Conn. Gets 3 Feet of Snow; Gov Seeks Federal Help
HARTFORD, Conn. (AP) — Gov. Dannel P. Malloy says five deaths in Connecticut apparently are related to the storm that dumped as much as 3 feet of snow on the state.
The deaths included a woman in her 80s who was killed in Prospect by a hit-and-run driver as she was clearing snow after the storm began Friday.
Shelton police said a 49-year-old man died after apparently suffering a "medical event" while shoveling snow. A 73-year-old man also died when he was apparently cleaning up and fell in Danbury, and a man was found dead in a driveway in Bridgeport. Details were not immediately available on the fifth death. -Source
Raining Spiders in Brazil
A video taken shows a massive amount of spiders seemingly flying over San Antonio Platina, in Brazil. Upon a closer look, however, the spiders are actually weaving a giant web.
A local biologist told Gawker that the "social spider" species is known for its very big colonies and "sheet webs," and said such a mass dangling is "normal." According to an earlier report by The Epoch Times, this is not the first time "raining spiders" has seemingly happened. In 2007 a man in Argentina captured pictures of a spider rain. At the time, these images were considered a rarity to catch this phenomenal experience on camera.
It isn't immediately clear why these spiders are congregating in such a manner, but it's worth noting several species of arachnid cooperate in colonies and weave (ahem) fairly extensive social networks. -Source
Peru, Chile and Bolivia Hit by Floods After Heavy Rain
Torrential rain has been creating havoc along the Pacific coast side of South America, with flooding causing the deaths of at least six people in Peru.
In the southern city of Arequipa, thousands of people were left without electricity and drinking water. In Bolivia, nearly 9,000 families across the country were affected by flooding, said the authorities.
A downpour in the Andean region of Chile has also led to fresh water shortages in the capital, Santiago. Authorities say four million people were affected by the cuts to freshwater supplies caused by landslides near San Jose de Maipo. They reportedly contaminated two rivers that supply the city's water plants.
Aguas Andinas water company said it would start restoring the supply on Saturday night and expected to bring it back to normal by Sunday afternoon. -Source
Birds Fall from Sky in Seymour Tennessee
SEYMOUR — Residents and those passing by near Dogwood Hills subdivision on Boyd Creek Highway Sunday afternoon were met with an unusual scene. Dozens of dead birds littered the highway and surrounding fields after falling from the sky.
Sgt. Robert Stoffle of the Sevier County Sheriff's Department said a call about the birds came in around 1:15 p.m. He said a witness reported seeing the birds in flight before turning back around to see them on the ground.
"It covered one lane of traffic," Stoffle said of the bodies of the birds. Estimates of the number of birds varied from between 30 and 60 up to 300. They appeared to be starlings.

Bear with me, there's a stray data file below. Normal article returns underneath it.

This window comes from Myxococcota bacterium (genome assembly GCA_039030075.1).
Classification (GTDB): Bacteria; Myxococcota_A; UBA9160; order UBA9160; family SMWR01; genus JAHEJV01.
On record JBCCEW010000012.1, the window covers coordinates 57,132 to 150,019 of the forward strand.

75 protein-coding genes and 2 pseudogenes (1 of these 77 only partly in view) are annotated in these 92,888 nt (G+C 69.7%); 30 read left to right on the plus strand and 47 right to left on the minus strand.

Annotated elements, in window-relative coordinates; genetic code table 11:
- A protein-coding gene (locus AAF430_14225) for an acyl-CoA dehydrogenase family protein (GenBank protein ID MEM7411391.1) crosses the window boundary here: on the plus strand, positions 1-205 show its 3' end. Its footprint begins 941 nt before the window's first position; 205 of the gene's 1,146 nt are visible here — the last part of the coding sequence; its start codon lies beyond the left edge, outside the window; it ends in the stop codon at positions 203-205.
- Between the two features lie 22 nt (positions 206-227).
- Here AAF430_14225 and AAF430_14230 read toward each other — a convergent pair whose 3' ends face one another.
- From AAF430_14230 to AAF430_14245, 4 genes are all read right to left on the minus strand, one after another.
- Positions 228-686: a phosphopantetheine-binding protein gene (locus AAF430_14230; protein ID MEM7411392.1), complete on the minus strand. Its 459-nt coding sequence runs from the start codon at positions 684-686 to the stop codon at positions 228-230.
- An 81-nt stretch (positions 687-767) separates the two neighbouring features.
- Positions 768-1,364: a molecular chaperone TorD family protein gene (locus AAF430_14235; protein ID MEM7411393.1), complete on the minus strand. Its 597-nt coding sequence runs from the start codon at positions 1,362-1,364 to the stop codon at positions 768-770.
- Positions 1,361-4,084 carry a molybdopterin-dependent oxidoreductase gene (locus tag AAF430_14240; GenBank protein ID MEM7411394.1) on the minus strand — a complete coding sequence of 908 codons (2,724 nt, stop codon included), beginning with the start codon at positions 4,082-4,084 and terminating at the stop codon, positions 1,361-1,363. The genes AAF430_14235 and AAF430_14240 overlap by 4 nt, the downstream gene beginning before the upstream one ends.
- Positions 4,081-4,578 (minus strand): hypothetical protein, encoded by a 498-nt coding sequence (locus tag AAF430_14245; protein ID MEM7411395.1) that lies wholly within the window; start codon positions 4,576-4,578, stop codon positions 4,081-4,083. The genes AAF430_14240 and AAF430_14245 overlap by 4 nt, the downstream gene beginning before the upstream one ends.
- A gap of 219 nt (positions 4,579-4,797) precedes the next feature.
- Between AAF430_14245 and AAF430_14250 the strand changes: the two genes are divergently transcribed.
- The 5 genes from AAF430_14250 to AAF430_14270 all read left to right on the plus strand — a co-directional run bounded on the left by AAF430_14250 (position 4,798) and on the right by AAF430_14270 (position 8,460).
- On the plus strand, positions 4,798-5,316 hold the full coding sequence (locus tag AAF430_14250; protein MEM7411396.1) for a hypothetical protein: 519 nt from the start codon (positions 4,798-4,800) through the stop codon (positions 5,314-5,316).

While the vast majority of the birds were dead by the time The Mountain Press photographer arrived, several were still alive, convulsing and flopping their wings on the ground.
A count of the birds on the scene stopped at around 50, when not even half of the visible birds were tallied. Perhaps dozens more were scattered in a nearby field, which was flooded from the recent rainfall. As far as 60 yards from the main site of the birds, individual starlings were found. -Source
Here’s What a Map of 114 Years of Earthquake Epicenters Looks Like
I've been looking at really general sources of existential risk and visualizing them via the kitchen sink school of thematic mapping. So the earthquakes map was just a matter of time.
Here, data from NCEDC.org and the USGS and UC Berkeley have been sliced out into veneers based on magnitude, then glued onto and image that began it's life at NASA's Visual Earth and wrung into the Times projection (centered at the interesting bits). The result looks an awful lot like a fleet of Nickelodeon tankers spilled the world's supply of floam.
We only started recording hard core in the late 1960's. Also, you'd be right to assume that areas with more sensors record more earthquakes (but that's why they are there, so round and round we go), though they can pretty well pinpoint epicenters from all over.
Alternatively, here is the same data set duplicated in both north and south polar projections. -Source
Climate Watch: 2012 Figures Confirm Global Warming Still Stalled
The two major US temperature databases have released their consolidated results for 2012, and as had been expected, global warming has failed to occur for approximately the fourteenth year running. One of the US agencies downgraded 2012 to tenth-hottest ever: it had been on track to rank as 9th hottest.
The tenth-hottest result comes from the US National Oceanic and Atmospheric Administration (NOAA), one of the three main global databases used to assess planetary temperatures and the only one of the three not so far linked to political climate activism*.
The NOAA says that the 2012 average was 14.47±0.08°C, which makes it the tenth hottest in its records. Preliminary figures released last November ahead of the Doha carbon talks by the World Meteorological Organisation, which averages all three datasets, suggested that the year would be ninth hottest and NASA agrees. However the difference is not a big one: the projected WMO figure was 14.45°C. -Source